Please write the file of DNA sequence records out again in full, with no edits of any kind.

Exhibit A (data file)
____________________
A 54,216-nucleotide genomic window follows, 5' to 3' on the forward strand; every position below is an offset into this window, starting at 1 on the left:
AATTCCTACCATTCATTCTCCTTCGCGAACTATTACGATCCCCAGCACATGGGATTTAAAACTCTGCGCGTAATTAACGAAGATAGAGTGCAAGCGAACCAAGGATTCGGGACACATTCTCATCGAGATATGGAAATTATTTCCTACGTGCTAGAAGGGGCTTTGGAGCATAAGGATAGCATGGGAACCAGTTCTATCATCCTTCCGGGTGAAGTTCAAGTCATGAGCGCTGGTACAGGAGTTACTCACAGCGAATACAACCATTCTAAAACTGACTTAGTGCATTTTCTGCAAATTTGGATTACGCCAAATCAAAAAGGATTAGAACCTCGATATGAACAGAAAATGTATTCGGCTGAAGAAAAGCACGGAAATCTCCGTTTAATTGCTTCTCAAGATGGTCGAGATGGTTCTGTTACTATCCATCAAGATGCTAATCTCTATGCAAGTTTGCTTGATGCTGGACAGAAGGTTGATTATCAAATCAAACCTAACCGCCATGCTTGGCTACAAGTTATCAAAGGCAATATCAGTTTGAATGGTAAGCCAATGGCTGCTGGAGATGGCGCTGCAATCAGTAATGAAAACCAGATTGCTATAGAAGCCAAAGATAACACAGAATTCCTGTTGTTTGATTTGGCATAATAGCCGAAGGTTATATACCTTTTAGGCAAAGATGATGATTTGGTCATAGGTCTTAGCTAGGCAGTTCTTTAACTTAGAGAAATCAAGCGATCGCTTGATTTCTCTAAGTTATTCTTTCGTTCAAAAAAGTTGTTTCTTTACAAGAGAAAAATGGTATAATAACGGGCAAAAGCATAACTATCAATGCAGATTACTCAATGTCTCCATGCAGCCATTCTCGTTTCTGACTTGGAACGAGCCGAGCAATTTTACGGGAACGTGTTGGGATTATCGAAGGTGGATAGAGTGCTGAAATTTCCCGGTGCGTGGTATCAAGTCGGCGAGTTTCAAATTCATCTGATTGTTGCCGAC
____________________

A 54,216-nucleotide genomic window follows, 5' to 3' on the forward strand; every position below is an offset into this window, starting at 1 on the left:
AATTCCTACCATTCATTCTCCTTCGCGAACTATTACGATCCCCAGCACATGGGATTTAAAACTCTGCGCGTAATTAACGAAGATAGAGTGCAAGCGAACCAAGGATTCGGGACACATTCTCATCGAGATATGGAAATTATTTCCTACGTGCTAGAAGGGGCTTTGGAGCATAAGGATAGCATGGGAACCAGTTCTATCATCCTTCCGGGTGAAGTTCAAGTCATGAGCGCTGGTACAGGAGTTACTCACAGCGAATACAACCATTCTAAAACTGACTTAGTGCATTTTCTGCAAATTTGGATTACGCCAAATCAAAAAGGATTAGAACCTCGATATGAACAGAAAATGTATTCGGCTGAAGAAAAGCACGGAAATCTCCGTTTAATTGCTTCTCAAGATGGTCGAGATGGTTCTGTTACTATCCATCAAGATGCTAATCTCTATGCAAGTTTGCTTGATGCTGGACAGAAGGTTGATTATCAAATCAAACCTAACCGCCATGCTTGGCTACAAGTTATCAAAGGCAATATCAGTTTGAATGGTAAGCCAATGGCTGCTGGAGATGGCGCTGCAATCAGTAATGAAAACCAGATTGCTATAGAAGCCAAAGATAACACAGAATTCCTGTTGTTTGATTTGGCATAATAGCCGAAGGTTATATACCTTTTAGGCAAAGATGATGATTTGGTCATAGGTCTTAGCTAGGCAGTTCTTTAACTTAGAGAAATCAAGCGATCGCTTGATTTCTCTAAGTTATTCTTTCGTTCAAAAAAGTTGTTTCTTTACAAGAGAAAAATGGTATAATAACGGGCAAAAGCATAACTATCAATGCAGATTACTCAATGTCTCCATGCAGCCATTCTCGTTTCTGACTTGGAACGAGCCGAGCAATTTTACGGGAACGTGTTGGGATTATCGAAGGTGGATAGAGTGCTGAAATTTCCCGGTGCGTGGTATCAAGTCGGCGAGTTTCAAATTCATCTGATTGTTGCCGAC